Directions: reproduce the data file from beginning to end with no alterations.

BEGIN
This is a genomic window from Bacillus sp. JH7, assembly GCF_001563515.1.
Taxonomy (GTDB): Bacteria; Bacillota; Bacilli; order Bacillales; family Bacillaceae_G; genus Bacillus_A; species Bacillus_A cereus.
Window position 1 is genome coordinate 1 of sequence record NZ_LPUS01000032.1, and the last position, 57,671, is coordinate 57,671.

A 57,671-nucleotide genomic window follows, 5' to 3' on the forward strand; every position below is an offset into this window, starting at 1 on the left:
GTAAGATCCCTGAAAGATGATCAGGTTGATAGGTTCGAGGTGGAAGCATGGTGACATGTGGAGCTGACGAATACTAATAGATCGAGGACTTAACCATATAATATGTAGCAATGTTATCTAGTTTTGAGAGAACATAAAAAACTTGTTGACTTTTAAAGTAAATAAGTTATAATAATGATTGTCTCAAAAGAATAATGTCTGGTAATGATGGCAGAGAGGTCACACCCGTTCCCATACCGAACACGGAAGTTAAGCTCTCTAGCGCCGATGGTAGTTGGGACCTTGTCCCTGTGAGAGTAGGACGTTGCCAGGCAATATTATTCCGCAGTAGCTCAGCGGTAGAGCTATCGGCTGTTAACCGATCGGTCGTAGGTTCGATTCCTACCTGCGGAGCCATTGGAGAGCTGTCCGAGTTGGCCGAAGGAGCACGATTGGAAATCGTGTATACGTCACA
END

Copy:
This is a genomic window from Bacillus sp. JH7, assembly GCF_001563515.1.
Taxonomy (GTDB): Bacteria; Bacillota; Bacilli; order Bacillales; family Bacillaceae_G; genus Bacillus_A; species Bacillus_A cereus.
Window position 1 is genome coordinate 1 of sequence record NZ_LPUS01000032.1, and the last position, 57,671, is coordinate 57,671.

A 57,671-nucleotide genomic window follows, 5' to 3' on the forward strand; every position below is an offset into this window, starting at 1 on the left:
GTAAGATCCCTGAAAGATGATCAGGTTGATAGGTTCGAGGTGGAAGCATGGTGACATGTGGAGCTGACGAATACTAATAGATCGAGGACTTAACCATATAATATGTAGCAATGTTATCTAGTTTTGAGAGAACATAAAAAACTTGTTGACTTTTAAAGTAAATAAGTTATAATAATGATTGTCTCAAAAGAATAATGTCTGGTAATGATGGCAGAGAGGTCACACCCGTTCCCATACCGAACACGGAAGTTAAGCTCTCTAGCGCCGATGGTAGTTGGGACCTTGTCCCTGTGAGAGTAGGACGTTGCCAGGCAATATTATTCCGCAGTAGCTCAGCGGTAGAGCTATCGGCTGTTAACCGATCGGTCGTAGGTTCGATTCCTACCTGCGGAGCCATTGGAGAGCTGTCCGAGTTGGCCGAAGGAGCACGATTGGAAATCGTGTATACGTCACA